Minah K. Kim, Joseph R. Betancourt, M.D., M.P.H., John Z. Ayanian, M.D., M.P.P, Alan M. Zaslavsky, Ph.D., Recai M. Yucel, Ph.D
M. Kang-Kim, J. R. Betancourt, J. Z. Ayanian et al., "Access to Care and Use of Preventive Services by Hispanics: State-Based Variations from 1991 to 2004," Medical Care, May 2008 46(5):507–14.
Access to doctors and use of mammography, cholesterol testing, and other preventive services improved for both white and Hispanic patients nationally from 1991 to 2004, according to a study comparing national trends to experiences of the 10 states with the largest Hispanic populations. Gaps in access to care, however, widened between whites and Hispanics in individual states, including Texas and Florida.
Despite marked improvements in the health of people living in the United States, racial and ethnic disparities in medical treatments and health outcomes persist, with minorities consistently experiencing worse access to care. Hispanics are now the largest minority group in the U.S., but little is known about the whether the level of disparities between Hispanics and whites in the use of preventive services has narrowed at the state level. The goal of this study was to examine state trends in the last decade concerning the use of preventive health care and access to physicians. Two periods were examined: 1991–1996 and 1997–2004.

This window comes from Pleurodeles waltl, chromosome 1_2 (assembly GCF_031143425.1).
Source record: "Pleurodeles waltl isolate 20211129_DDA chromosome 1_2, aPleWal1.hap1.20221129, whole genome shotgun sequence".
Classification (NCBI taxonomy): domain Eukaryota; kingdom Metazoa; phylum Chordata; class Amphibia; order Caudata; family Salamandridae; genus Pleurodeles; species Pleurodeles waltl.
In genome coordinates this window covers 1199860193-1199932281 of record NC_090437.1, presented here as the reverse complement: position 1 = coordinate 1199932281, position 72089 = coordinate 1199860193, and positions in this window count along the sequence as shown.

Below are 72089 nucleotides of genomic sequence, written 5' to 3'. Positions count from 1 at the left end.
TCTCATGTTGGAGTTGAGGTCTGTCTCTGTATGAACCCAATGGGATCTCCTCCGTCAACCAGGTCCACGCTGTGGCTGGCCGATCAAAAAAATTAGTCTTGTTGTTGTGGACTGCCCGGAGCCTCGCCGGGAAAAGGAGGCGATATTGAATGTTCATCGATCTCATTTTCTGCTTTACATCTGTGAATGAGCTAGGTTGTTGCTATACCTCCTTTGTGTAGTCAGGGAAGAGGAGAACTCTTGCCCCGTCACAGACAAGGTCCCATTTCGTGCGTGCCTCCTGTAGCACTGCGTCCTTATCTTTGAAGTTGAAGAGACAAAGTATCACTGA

Efforts to monitor and eliminate disparities should be conducted at both the national and state levels. State-level variations can inform policy, because many of the practices and regulations that relate to underserved populations are determined by individual states. States are purchasers of heath care and can flex their regulatory and purchasing power to reduce health care disparities.
Researchers used data from the Behavioral Risk Factor Surveillance System in 10 states with the largest Hispanic populations (California, Texas, New York, Florida, Illinois, Arizona, New Jersey, Colorado, New Mexico and Nevada) on four preventive indicators (mammography, Pap test, colorectal cancer screening, and cholesterol screening) and two access measures (routine checkup and inability to see a doctor when needed because of cost) to see if national statistics cloud state-specific experiences. Researchers assessed unadjusted and adjusted Hispanic–white access gaps and changes over time, based on two periods, 1991–1996 and 1997–2004.
Despite overall improvements for both Hispanics and whites over a 14-year period, Hispanics still were less likely than whites to receive preventive care, obtain a routine checkup, or visit a physician for needed care, highlighting the tendency of national data to obscure wide variations at the state level.